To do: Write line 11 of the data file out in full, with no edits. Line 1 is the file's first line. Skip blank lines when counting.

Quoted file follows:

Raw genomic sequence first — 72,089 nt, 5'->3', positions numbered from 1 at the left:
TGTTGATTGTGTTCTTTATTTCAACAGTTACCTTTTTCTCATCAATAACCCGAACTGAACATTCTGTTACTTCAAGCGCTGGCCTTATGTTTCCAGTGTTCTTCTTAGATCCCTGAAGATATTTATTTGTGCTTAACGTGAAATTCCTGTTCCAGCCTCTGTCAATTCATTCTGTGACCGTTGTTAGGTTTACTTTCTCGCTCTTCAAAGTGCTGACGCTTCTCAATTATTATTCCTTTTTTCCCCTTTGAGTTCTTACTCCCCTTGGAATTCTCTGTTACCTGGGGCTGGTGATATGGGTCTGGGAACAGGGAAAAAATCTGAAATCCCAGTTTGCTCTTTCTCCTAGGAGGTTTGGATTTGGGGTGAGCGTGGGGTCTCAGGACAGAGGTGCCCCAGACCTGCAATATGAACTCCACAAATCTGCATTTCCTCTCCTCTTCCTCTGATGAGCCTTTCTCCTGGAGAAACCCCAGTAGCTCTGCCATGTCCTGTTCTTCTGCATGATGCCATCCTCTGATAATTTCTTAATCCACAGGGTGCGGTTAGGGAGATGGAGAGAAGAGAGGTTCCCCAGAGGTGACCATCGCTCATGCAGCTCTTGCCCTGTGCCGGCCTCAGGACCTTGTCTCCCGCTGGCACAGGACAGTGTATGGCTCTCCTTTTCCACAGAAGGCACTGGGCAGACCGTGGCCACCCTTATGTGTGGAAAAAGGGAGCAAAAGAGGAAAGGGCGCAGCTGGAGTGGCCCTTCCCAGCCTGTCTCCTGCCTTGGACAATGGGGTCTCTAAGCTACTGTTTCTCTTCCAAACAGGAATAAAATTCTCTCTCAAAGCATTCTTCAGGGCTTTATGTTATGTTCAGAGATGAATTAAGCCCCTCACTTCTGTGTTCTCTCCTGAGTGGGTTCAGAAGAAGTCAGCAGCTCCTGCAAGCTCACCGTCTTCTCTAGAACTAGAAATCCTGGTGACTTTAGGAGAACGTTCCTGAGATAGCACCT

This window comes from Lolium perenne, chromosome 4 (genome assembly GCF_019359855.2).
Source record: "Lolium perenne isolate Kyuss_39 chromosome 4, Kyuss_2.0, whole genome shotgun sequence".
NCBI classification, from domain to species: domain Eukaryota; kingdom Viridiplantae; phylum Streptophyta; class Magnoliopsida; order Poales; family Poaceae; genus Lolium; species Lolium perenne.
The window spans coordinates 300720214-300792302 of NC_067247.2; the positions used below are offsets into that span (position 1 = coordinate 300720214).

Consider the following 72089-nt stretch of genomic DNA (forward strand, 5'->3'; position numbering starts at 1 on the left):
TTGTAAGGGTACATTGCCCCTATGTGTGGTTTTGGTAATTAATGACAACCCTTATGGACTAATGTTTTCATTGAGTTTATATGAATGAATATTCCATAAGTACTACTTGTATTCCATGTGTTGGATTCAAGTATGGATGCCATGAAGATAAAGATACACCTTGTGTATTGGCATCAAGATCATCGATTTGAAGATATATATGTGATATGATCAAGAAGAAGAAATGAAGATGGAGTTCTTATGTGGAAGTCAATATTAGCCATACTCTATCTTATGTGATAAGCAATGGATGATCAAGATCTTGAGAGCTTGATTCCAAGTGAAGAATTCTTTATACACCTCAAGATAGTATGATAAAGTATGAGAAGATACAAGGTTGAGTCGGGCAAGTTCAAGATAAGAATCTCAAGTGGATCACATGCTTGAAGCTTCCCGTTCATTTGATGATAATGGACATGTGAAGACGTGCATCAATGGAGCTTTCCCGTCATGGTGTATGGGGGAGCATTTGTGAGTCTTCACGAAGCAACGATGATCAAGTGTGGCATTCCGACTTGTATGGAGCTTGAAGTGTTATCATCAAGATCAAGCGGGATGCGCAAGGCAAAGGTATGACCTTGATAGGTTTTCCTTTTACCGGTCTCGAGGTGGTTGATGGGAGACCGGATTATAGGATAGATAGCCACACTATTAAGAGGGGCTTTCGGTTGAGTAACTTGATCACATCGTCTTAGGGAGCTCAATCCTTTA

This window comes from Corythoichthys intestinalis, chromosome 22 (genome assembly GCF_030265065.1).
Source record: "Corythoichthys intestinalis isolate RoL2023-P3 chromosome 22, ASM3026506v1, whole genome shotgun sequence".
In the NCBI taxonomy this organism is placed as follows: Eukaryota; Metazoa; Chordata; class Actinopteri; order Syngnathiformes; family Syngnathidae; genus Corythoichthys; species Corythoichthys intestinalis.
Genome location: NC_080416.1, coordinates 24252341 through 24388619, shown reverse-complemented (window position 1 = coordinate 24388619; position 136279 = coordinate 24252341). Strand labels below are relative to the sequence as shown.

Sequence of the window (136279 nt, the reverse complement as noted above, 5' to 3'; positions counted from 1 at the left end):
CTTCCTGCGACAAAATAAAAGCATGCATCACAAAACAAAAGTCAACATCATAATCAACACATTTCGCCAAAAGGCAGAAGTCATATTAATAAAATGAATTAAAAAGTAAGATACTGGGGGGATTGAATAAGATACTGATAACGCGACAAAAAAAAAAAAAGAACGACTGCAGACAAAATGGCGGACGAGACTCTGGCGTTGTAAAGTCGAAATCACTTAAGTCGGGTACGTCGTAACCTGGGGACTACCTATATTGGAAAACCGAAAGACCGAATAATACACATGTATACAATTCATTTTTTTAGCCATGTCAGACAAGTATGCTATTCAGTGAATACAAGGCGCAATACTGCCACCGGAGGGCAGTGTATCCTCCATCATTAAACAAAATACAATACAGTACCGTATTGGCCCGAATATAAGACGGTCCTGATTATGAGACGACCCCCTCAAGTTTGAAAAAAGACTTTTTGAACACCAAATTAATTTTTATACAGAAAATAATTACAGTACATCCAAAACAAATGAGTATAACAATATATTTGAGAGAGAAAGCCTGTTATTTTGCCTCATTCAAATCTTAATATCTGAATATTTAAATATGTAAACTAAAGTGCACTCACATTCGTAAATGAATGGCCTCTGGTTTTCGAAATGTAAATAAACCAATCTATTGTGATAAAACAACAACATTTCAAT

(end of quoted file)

In the NCBI taxonomy this organism is placed as follows: Eukaryota; Metazoa; Chordata; class Actinopteri; order Syngnathiformes; family Syngnathidae; genus Corythoichthys; species Corythoichthys intestinalis.